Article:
January 2, 2013

Posted by orrinj at 7:56 PM

Gordon Goodwin's Big Phat Band In Concert (NPR, January 2, 2013)

The large jazz orchestra, brassy and slick, powers through Goodwin's charts from the main stage of the historic jazz festival, celebrating its 55th year. Included is a performance of the Grammy-winning arrangement for George Gershwin's "Rhapsody in Blue."
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Posted by orrinj at 7:47 PM


Bush Reconsidered (Victor Davis Hanson, January 2, 2013, National Review)

What helped to sink Bush's ratings among conservatives, however, was the chronic budget deficits that over two terms added more than $4 trillion to the national debt. Barack Obama seized on that profligacy, calling Bush "unpatriotic" for it and promising to halve the Bush annual deficit by the end of his first term, while blasting the "Bush tax cuts" that supposedly were the source of fiscal shortfalls and had only benefited the rich.

But Obama more than equaled Bush's eight-year borrowing in just four. Apparently, he also conceded that the once-derided Bush tax cuts had actually increased federal revenue while spurring the economy, since he soon insisted upon retaining them for all but those making over $250,000.

A comparative analysis of the Bush and Obama deficits between 2001 and 2012 proves disadvantageous to the latter: George Bush averaged a 2.7 percent ratio of deficits to GDP (less than those of Reagan or George H. W. Bush), Barack Obama so far 8.9 percent. 

...universal democratiziation, the spectacularly successful prescription coverage/HSA bill, the attempt to reform immigration, etc.

Posted by orrinj at 7:42 PM


Chia seeds: turn them into a pet or a pudding (J.M. Hirsch, 1/02/13, The Associated Press)

Chia seeds' reputation for providing sustained energy -- as well as plenty of nutrients -- more recently have turned them into the darling of the fitness world. They also have shown up in a growing number of products in natural foods shops, from protein bars and baked goods to drinks such as kombucha.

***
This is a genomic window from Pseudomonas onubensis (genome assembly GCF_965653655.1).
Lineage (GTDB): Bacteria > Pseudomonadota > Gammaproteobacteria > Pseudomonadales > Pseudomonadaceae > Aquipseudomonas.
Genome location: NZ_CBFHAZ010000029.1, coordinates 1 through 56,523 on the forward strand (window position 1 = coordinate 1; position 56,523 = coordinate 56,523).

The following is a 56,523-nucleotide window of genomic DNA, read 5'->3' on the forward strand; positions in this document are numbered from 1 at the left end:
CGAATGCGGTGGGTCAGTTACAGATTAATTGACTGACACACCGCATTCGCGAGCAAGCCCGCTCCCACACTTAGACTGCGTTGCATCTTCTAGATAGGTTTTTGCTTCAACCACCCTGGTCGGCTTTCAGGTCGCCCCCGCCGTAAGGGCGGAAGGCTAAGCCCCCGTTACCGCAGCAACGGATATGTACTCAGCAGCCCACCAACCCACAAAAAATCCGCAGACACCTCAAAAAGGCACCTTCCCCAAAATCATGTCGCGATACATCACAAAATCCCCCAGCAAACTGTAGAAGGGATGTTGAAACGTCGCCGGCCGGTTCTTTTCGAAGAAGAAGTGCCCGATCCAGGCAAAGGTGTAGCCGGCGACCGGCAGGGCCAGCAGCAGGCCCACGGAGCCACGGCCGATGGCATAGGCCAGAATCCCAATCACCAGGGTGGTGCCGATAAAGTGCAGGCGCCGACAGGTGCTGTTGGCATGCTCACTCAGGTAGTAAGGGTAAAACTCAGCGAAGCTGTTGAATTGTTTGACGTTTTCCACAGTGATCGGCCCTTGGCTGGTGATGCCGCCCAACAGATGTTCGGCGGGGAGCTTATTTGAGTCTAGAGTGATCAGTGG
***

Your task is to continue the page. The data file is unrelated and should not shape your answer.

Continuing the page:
That last one deserves special attention. When mixed with water (as well as some other liquids), chia seeds plump up and develop a pleasantly tender, gelatinous quality, similar to cooked tapioca pearls. Drinks to which chia seeds have been added resemble Japanese bubble tea (teas and juices to which tapioca pearls have been added) -- thick and studded with slightly chewy rounds. [...]

Chia-Almond Pudding

Top this pudding with whipped cream and a sprinkle of chia seeds. Or drizzle it with a bit of honey or agave syrup. Start to finish: Overnight (5 minutes active). Servings: 4.


2 cups vanilla almond milk

1½ tablespoons chia seeds

Zest of 1 lemon

½ teaspoon cinnamon

Pinch of salt


In a medium bowl, combine all ingredients. Stir well. Leave the bowl on the counter and stir once a minute for about 10 minutes. This prevents the seeds from clumping as they absorb liquid. Cover and refrigerate the bowl for at least 6 hours, or ideally overnight. When you think of it, give the pudding a stir.

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Posted by orrinj at 7:39 PM


Lack of Grand Bargain Complicates Obama's Priorities (COLLEEN MCCAIN NELSON, 1/02/13, WSJ)

For President Barack Obama, the new year was supposed to bring an end to fiscal-cliff negotiations and the opportunity to begin work on a second-term agenda.

But the failure to craft a grand bargain to address the country's fiscal woes means that contentious discussions about spending cuts and the debt ceiling will continue in 2013--potentially diminishing the time and goodwill Mr. Obama needs to pursue his policy priorities.

...it's always waiting for you just down the road.

Posted by orrinj at 7:19 PM


Gaza's tunnels rebound from Israeli offensive (MOHAMMED DARAGHMEH, 12/11/12, Associated Press)

Rafah's biggest industry is back in business: Gazans are rebuilding the network of underground smuggling tunnels crisscrossing the Egyptian border that were pummeled in a recent Israeli offensive, restoring the illicit conduit for consumer goods and weapons so crucial to Hamas rule.

The 12-kilometer (eight-mile) slice of land at the Gaza Strip's southern tip is humming around the clock with workers carting in cement, bricks, gravel and scaffolding. The quick rebound has raised questions about how much damage Israel inflicted on the tunnels during last month's eight-day air offensive. [...]

The tunnel industry has become key to Gaza's economy since Israel and Egypt imposed a blockade on the territory after Hamas seized power there in 2007.

The tunnels ferry in a wide range of items besides essentials, including Chinese motorcycles, farm and zoo animals, appliances -- and large Iranian rockets that can hit Tel Aviv.

Posted by orrinj at 7:12 PM


How Evolution Explains High-Heeled Shoes : New research suggests wearing heels forces women to walk in a way that exaggerates their femininity. (Tom Jacobs, 1/01/13, Pacific Standard)